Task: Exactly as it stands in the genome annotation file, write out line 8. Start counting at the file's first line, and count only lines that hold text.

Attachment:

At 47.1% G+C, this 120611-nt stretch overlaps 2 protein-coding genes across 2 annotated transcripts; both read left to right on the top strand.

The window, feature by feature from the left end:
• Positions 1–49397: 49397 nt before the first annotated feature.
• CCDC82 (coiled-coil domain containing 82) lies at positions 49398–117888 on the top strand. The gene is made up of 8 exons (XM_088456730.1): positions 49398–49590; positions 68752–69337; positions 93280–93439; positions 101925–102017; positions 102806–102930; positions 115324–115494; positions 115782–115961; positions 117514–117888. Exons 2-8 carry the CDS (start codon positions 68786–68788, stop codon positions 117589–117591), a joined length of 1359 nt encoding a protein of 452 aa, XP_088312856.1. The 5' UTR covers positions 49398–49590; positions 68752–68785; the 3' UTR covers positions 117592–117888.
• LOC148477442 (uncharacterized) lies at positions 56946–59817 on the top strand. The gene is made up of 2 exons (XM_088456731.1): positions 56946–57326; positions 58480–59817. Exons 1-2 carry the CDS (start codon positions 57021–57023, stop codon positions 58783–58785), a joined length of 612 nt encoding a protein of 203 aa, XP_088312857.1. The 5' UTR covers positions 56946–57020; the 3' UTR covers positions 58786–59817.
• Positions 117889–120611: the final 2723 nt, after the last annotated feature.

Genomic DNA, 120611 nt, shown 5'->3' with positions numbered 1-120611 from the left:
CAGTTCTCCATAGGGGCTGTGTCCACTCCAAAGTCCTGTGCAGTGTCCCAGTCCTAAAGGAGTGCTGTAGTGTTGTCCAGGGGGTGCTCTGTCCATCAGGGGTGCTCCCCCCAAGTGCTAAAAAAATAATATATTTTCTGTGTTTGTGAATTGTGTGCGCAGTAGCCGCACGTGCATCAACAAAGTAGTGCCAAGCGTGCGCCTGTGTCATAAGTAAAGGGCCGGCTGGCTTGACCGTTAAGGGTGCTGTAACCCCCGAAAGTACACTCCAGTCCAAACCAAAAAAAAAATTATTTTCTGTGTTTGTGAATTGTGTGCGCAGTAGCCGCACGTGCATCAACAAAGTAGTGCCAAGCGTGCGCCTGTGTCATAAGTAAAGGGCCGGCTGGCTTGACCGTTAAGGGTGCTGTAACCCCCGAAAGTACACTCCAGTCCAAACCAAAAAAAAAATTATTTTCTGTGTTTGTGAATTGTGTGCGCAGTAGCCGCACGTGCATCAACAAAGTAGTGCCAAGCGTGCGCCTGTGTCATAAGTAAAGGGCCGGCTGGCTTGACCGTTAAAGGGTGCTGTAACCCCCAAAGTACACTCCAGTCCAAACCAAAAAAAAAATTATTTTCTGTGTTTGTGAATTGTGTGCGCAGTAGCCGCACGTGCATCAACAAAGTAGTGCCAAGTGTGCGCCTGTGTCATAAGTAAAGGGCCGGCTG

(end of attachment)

CAGTTCTCCATAGGGGCTGTGTCCACTCCAAAGTCCTGTGCAGTGTCCCAGTCCTAAAGGAGTGCTGTAGTGTTGTCCAGGGGGTGCTCTGTCCATCAGGGGTGCTCCCCCCAAGTGCTAAAAAAATAATATATTTTCTGTGTTTGTGAATTGTGTGCGCAGTAGCCGCACGTGCATCAACAAAGTAGTGCCAAGCGTGCGCCTGTGTCATAAGTAAAGGGCCGGCTGGCTTGACCGTTAAGGGTGCTGTAACCCCCGAAAGTACACTCCAGTCCAAACCAAAAAAAAAATTATTTTCTGTGTTTGTGAATTGTGTGCGCAGTAGCCGCACGTGCATCAACAAAGTAGTGCCAAGCGTGCGCCTGTGTCATAAGTAAAGGGCCGGCTGGCTTGACCGTTAAGGGTGCTGTAACCCCCGAAAGTACACTCCAGTCCAAACCAAAAAAAAAATTATTTTCTGTGTTTGTGAATTGTGTGCGCAGTAGCCGCACGTGCATCAACAAAGTAGTGCCAAGCGTGCGCCTGTGTCATAAGTAAAGGGCCGGCTGGCTTGACCGTTAAAGGGTGCTGTAACCCCCAAAGTACACTCCAGTCCAAACCAAAAAAAAAATTATTTTCTGTGTTTGTGAATTGTGTGCGCAGTAGCCGCACGTGCATCAACAAAGTAGTGCCAAGTGTGCGCCTGTGTCATAAGTAAAGGGCCGGCTG